Monday, June 29, 2009

The Emerald Isle - Part 2

Good news and bad news: I finally figured out how I can upload pictures on this computer, bad newy - it takes FOREVER! Hence the 5 measly pictures I managed to add this time! They do give a nice sampling of the day trip we took from Dublin, and I promise to add more once I have full access to wifi on my beloved laptop again. That may just have to wait a few weeks. Stupid Blogger does not seem to want format properly for me today, so the photos are not in the order that I would like, but I suppose for now I shall have to make do. They are all labeled so at least you can tell what you're looking at. Taking pictures inside of Malahide was strictly prohibited, so although I was tempted, there aren't any pictures of that.

Okay so, our second day in Dublin we decided to do a bus tour to Malahide Castle and Howth. Howth is a tiny fishing village right on the coast with breathtaking views of the cliffs and the water and it was amazing. Malahide Castle is one of the most beautiful places I've seen in the world so far, it is an ancient Castle and was owned by the "Talbot" family for hundreds of years. The last decendant died in february of this year, which I think is simply incredible!

The following is courtesy of wikipedia, but the information is all acurate.

The estate began in 1185, when Richard Talbot, a knight who accompanied Henry II to Ireland in 1174, was granted the "lands and harbour of Malahide". The oldest parts of the castle date back to the 12th century and it was home to the Talbot family for 791 years, from 1185 until 1976, the only exception being the period from 1649-1660, when Oliver Cromwell granted it to Miles Corbet after the Cromwellian conquest of Ireland; Corbet was hanged following the demise of Cromwell, and the castle was restored to the Talbots. The building was notably enlarged in the reign of Edward IV, and the towers added in 1765.
The estate survived such losses as the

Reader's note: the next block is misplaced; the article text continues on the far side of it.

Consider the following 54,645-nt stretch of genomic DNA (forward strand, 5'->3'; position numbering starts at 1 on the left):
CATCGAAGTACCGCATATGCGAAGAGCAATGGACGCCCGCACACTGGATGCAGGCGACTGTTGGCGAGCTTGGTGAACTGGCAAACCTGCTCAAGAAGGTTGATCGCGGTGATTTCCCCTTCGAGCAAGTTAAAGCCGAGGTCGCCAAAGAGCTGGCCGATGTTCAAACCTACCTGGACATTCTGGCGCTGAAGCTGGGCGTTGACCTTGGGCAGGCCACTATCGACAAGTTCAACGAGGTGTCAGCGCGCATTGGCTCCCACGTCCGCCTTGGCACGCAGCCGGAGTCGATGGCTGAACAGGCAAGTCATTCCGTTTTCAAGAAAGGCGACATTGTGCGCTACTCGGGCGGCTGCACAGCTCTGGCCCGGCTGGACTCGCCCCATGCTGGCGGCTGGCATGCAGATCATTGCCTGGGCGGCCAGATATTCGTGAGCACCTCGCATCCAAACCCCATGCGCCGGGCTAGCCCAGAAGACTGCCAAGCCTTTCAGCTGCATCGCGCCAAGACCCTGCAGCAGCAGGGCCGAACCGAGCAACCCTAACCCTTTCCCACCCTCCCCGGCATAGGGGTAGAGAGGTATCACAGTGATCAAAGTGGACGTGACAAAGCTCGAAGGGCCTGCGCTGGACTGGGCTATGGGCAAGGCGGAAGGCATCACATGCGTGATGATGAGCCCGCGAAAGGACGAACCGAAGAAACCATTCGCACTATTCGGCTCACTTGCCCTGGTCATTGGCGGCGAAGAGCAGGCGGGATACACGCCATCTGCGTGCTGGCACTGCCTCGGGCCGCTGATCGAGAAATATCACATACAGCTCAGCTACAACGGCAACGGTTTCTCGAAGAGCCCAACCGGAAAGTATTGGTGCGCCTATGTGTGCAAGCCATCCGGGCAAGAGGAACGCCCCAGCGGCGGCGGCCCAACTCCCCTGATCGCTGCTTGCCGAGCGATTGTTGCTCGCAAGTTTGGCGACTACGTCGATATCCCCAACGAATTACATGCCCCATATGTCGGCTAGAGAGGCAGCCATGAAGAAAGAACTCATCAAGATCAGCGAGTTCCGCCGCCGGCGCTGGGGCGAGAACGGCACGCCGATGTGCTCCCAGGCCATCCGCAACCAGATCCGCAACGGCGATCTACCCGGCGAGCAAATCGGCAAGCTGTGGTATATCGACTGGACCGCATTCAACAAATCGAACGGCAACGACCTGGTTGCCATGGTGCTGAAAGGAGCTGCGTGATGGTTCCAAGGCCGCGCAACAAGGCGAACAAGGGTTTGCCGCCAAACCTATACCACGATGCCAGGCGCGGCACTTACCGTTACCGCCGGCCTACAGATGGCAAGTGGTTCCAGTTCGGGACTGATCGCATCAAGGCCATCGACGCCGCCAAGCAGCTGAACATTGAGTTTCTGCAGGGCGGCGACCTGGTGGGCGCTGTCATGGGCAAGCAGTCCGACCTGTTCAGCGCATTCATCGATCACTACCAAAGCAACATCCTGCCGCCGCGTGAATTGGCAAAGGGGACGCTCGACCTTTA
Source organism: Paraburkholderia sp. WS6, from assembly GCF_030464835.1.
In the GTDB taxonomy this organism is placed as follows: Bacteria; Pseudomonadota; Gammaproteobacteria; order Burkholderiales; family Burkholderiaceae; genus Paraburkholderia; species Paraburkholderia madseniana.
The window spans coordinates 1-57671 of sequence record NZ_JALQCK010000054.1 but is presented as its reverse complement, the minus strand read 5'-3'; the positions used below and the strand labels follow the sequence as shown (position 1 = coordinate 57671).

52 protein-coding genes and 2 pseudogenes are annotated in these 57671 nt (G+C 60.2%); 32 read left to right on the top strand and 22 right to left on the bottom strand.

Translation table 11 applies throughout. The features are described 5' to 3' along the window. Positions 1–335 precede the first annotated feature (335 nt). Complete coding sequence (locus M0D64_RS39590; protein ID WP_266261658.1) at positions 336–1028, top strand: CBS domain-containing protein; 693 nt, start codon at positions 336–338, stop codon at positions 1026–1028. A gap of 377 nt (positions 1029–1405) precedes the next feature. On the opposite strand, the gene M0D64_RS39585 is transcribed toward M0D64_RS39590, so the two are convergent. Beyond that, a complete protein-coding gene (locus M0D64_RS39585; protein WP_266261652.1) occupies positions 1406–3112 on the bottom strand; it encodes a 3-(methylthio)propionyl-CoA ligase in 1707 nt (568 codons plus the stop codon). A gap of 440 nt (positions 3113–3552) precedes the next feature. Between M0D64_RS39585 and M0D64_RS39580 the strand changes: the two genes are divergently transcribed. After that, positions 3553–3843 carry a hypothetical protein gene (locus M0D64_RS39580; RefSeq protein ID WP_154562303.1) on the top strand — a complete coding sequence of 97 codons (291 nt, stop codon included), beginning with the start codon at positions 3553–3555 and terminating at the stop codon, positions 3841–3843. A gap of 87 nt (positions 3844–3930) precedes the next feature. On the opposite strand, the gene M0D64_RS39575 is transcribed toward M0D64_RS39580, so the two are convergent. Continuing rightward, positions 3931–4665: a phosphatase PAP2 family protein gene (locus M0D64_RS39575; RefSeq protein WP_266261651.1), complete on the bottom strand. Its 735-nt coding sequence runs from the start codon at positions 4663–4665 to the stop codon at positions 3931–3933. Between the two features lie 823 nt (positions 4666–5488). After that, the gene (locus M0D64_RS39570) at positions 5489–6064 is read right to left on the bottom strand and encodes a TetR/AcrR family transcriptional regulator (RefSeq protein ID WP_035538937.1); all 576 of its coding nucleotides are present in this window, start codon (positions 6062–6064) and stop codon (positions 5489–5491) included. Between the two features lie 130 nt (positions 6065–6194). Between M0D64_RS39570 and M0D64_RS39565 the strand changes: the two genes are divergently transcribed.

Battle of the Boyne, when fourteen members of the owner's family sat down to breakfast in the Great Hall, and all were dead by evening, and the Penal Laws, even though the family remained Roman Catholic until 1774.
In the 1920s the private papers of
James Boswell were discovered in the castle, and sold to American collector Ralph H. Isham by Boswell's great-great-grandson Lord Talbot of Malahide.
Malahide Castle and Demesne was eventually inherited by the seventh Baron Talbot and on his death in 1973, passed to his sister, Rose. In 1975, Rose sold the castle to the Irish State, partly to fund inheritance taxes.

The coast of Ireland as seen from Howth

Cliffs and coastline again

Close-up of Malahide Castle

Malahide Castle

Castle Grounds


  1. wow! sounds amazing! i'm very jealous.

  2. I love the cliffs and the coastlines. Funny cos whenever I travel I always take pictures of those things as well. I find them sorta

  3. Look how green it is!!

    I could totally live in Ireland! Especially in a castle!! I'm sure there's a castle or three belonging to my fAmily there somewhere!

  4. So lovely! I'm glad you caught the sunny days for these too :-) Thanks for sharing! I look forward to seeing so much more!

  5. The coast line looks AMAZING. I'm so jealous!

  6. Ohhh Ella !!! those pics are so breath taking !!!
    I am so glad you got to go there and see those places !!
    Good for you !!!!

  7. @ everyone - It was sooo pretty, definitely one of my favourite places in the world so far, thanks so much for all your comments!

  8. Awwww, I went to Howth too when I was in Dublin in Feb! It looks a little different now in the summer though!!

    Hope you're having an amazing time!!

  9. Beautiful! I'm glad your having fun!

  10. Awesome photos:) I can't wait to upload pictures from my wedding and honeymoon.

  11. Ireland looks so beautiful and GREEN! wow. beautiful photographs!

  12. Ohhhhhhhhhhhhh, what gorgeous pics! My blogging partner is going in a couple months and I'm green with envy!